Ethiopia’s electricity coverage and per capita consumption are among the lowest in sub-Saharan Africa – only 44 per cent of over 110 million Ethiopians have access to electricity. Yet Ethiopia aims to reach 100 per cent energy access by 2030 and meet the UN Sustainable Development Goal: ‘ensure access to affordable, reliable, sustainable and modern energy for all’. Currently, over 90 per cent of its current 4,413 MW generation capacity comes from hydroelectric power even though it has extensive non-hydroelectic renewable energy sources in the form of solar and wind power. So how will Ethiopia achieve a 480 per cent increase in its generation capacity (to provide 21,238MW) by 2030?
Growth of public-private partnerships
Past energy sector reforms have been driven by the public sector and investment. But over the past three years, recognising the pivotal role of the private sector in realising its goals, the Government has put in place a public-private partnership (PPP) to promote and facilitate procuring renewable energy from independent power producers (RE-IPP).
This has attracted significant private sector interest. The first tender process was launched in October 2018; it was for two projects with a combined capacity of 250 MW in Afar and Somali regions. Of over 100 private companies who expressed interest, 28 submitted bids. 12 investors pre-qualified to submit a proposal. The bidding process led to the signing of a power purchase agreement with ACWA Power in December 2019. Government and ACWA partners hailed the signing of the PPA as a huge success as it resulted in one of the cheapest tariffs in sub-Saharan Africa – at USD 2.526 cents/kWh over 20 years. This landmark event, however, did not lead to a financial agreement (closure). Indeed, many RE-IPP (and government) projects in the pipeline are severely delayed. Understandably Covid -19 has been a big blow, generating uncertainty and reduced private investment in the sector. The pandemic has also disrupted the implementation of projects and negotiations over new projects, and the economic slowdown has meant less public investment going to the sector. Internal conflicts and security concerns have not helped either. That said, deep rooted problems also prevail, including capacity gaps in preparing and managing tenders; multiple risks such as currency convertibility and debt payment; protracted processes to reach power purchases and implementation agreements. The low level of involvement and the nascent stage of development of the domestic private sector is yet another challenge, contributing to delays in implementation.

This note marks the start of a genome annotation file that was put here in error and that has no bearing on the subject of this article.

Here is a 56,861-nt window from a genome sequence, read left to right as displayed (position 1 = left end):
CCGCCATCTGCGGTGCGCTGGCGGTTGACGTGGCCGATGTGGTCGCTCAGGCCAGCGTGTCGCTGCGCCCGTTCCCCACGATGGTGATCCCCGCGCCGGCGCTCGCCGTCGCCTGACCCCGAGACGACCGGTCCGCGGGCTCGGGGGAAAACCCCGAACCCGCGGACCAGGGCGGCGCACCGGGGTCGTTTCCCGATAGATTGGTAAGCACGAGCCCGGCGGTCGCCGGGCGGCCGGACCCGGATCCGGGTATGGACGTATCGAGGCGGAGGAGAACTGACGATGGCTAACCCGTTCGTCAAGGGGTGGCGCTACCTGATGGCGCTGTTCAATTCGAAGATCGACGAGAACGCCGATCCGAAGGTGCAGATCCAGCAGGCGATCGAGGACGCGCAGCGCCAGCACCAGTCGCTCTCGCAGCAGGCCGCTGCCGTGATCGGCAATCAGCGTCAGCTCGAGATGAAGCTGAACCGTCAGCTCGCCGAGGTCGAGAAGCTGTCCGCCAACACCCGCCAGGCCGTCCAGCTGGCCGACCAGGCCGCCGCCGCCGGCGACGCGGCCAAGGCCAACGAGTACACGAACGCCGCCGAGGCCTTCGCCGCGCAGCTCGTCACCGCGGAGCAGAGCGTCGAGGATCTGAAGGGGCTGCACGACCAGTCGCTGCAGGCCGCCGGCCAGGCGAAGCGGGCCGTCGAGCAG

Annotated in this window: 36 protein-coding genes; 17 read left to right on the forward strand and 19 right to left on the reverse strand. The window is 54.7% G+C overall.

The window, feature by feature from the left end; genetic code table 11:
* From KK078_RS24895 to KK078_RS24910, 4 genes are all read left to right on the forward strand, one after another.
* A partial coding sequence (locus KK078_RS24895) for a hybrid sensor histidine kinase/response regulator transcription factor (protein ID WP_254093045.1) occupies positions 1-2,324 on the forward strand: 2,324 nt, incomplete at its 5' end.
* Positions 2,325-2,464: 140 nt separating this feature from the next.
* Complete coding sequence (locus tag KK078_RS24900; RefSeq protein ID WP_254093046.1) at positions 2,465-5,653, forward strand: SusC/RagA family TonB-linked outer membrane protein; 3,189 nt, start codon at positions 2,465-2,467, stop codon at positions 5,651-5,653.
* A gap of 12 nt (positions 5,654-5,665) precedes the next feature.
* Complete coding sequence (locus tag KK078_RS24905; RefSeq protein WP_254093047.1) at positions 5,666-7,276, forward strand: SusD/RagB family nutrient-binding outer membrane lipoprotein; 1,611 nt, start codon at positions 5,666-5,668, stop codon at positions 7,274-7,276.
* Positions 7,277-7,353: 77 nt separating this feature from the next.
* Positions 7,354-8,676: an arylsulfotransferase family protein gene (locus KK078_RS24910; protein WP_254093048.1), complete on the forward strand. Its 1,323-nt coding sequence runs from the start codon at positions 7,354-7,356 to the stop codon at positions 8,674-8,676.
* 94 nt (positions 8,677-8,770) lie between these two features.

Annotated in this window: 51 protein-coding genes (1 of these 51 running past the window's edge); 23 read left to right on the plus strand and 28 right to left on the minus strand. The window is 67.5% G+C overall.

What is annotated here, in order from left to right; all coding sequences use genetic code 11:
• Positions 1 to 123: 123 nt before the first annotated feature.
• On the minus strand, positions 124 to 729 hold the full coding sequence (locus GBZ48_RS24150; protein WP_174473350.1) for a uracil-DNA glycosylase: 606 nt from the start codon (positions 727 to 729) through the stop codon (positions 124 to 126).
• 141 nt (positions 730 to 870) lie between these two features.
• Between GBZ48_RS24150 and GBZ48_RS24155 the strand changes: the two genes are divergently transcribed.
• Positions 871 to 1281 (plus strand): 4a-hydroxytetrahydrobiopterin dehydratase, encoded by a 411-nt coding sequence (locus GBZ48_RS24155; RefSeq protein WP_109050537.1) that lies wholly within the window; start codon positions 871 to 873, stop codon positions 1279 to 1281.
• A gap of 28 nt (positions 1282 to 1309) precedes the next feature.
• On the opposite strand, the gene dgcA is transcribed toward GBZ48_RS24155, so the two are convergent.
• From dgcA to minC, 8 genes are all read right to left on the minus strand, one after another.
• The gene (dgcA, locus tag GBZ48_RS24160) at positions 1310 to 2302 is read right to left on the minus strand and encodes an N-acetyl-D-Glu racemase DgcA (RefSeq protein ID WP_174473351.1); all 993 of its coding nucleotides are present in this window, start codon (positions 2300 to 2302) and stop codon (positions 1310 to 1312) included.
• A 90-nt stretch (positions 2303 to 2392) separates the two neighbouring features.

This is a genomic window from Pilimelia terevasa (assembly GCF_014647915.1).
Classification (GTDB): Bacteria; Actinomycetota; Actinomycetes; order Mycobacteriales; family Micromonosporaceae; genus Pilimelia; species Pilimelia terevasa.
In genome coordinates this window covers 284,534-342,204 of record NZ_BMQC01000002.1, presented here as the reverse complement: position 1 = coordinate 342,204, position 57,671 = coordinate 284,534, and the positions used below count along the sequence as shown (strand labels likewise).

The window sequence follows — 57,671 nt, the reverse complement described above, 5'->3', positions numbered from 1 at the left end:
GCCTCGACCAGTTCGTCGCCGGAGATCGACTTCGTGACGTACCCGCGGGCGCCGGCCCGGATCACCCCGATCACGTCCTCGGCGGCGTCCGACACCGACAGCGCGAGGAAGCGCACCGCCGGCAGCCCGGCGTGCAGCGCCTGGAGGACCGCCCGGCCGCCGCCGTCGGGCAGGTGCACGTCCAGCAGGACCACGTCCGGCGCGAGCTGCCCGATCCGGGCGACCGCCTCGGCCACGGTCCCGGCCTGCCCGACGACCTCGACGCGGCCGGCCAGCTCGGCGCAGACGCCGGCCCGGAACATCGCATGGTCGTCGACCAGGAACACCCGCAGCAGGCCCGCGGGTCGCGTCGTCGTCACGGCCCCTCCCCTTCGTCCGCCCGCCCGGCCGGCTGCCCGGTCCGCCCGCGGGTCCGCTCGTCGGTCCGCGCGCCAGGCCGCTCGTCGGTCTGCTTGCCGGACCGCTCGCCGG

Greater government focus on solar and wind power provision through the private sector
As part of its Ten Year Development Plan, the Ethiopian government is revising its targets. While the government remains the lead player in the race to achieve 21,238MW by 2030, a substantial part (nearly one quarter) of the additional supply is expected to come from private suppliers. Non-hydro renewable sources will rise to at least 24 per cent of plan, a large segment of which will be procured privately. Achieving such commitments requires major steps, including reducing the risk to private investors. In this regard, Ethiopian Electric Power transferred the debt it owed the Commercial Bank of Ethiopia to the Ministry of Finance. Likewise, security risks have to be overcome, with proactive engagement of regional governments in maintaining security. Access to land and sites can be a lengthy process due to cumbersome bureaucratic processes, and already some planning based on assumptions about access to and cost of project sites is facing a slow regional government response. Yet, affordable access to sustainable electricity is key to economic growth, jobs, incomes and poverty reduction, high priority needs to be given to planning and implementation of projects.
Capacity building is key
In the Ethiopian context, working with the private sector on renewable energy sector development is a new challenge for energy policy makers and regulators. Most staff do not have sufficient knowledge and expertise. From project identification to finalising power purchase agreements, the significant lack of capacity leads to hesitation among public managers when making decisions or during negotiations with the private partners. This is particularly acute for the PPP management team. However, within the key energy actors like Ministry of Water, Irrigation and Energy and Ethiopian Electric Power, there are few dedicated departments and experts working exclusively on renewable energy projects and development. Significant capacity building is needed in these government agencies to speed up the procurement programme design, and project negotiation and implementation.
While addressing the root causes of delays is critical, affordable access to electricity also requires consideration of relatively smaller and less complicated projects (such as mini grids) with higher energy access benefits, particularly in less populated and rural areas.
Seife Ayele and Wei Shen are Research Fellows at the Institute of Development Studies. Tadesse Kuma is a senior researcher at the Ethiopian Policy Study Institute.